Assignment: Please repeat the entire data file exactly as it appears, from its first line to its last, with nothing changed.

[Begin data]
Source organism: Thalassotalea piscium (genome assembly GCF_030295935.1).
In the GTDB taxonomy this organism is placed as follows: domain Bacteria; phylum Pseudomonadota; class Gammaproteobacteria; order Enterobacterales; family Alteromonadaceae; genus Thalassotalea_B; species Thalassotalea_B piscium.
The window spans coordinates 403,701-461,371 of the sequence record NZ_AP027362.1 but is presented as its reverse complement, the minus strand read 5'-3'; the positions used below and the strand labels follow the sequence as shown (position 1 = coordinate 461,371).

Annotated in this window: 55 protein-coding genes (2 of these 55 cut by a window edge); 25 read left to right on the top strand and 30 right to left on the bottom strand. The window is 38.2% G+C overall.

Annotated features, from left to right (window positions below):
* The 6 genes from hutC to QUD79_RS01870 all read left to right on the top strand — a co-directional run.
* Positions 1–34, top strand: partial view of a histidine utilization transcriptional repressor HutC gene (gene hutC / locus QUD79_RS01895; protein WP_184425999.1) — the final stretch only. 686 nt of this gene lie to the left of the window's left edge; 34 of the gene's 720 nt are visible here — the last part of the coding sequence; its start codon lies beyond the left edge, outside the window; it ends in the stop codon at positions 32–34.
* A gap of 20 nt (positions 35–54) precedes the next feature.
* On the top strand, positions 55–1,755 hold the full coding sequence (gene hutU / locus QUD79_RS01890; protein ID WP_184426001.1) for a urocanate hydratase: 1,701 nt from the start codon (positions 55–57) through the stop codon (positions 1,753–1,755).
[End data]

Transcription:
Source organism: Thalassotalea piscium (genome assembly GCF_030295935.1).
In the GTDB taxonomy this organism is placed as follows: domain Bacteria; phylum Pseudomonadota; class Gammaproteobacteria; order Enterobacterales; family Alteromonadaceae; genus Thalassotalea_B; species Thalassotalea_B piscium.
The window spans coordinates 403,701-461,371 of the sequence record NZ_AP027362.1 but is presented as its reverse complement, the minus strand read 5'-3'; the positions used below and the strand labels follow the sequence as shown (position 1 = coordinate 461,371).

Annotated in this window: 55 protein-coding genes (2 of these 55 cut by a window edge); 25 read left to right on the top strand and 30 right to left on the bottom strand. The window is 38.2% G+C overall.

Annotated features, from left to right (window positions below):
* The 6 genes from hutC to QUD79_RS01870 all read left to right on the top strand — a co-directional run.
* Positions 1–34, top strand: partial view of a histidine utilization transcriptional repressor HutC gene (gene hutC / locus QUD79_RS01895; protein WP_184425999.1) — the final stretch only. 686 nt of this gene lie to the left of the window's left edge; 34 of the gene's 720 nt are visible here — the last part of the coding sequence; its start codon lies beyond the left edge, outside the window; it ends in the stop codon at positions 32–34.
* A gap of 20 nt (positions 35–54) precedes the next feature.
* On the top strand, positions 55–1,755 hold the full coding sequence (gene hutU / locus QUD79_RS01890; protein ID WP_184426001.1) for a urocanate hydratase: 1,701 nt from the start codon (positions 55–57) through the stop codon (positions 1,753–1,755).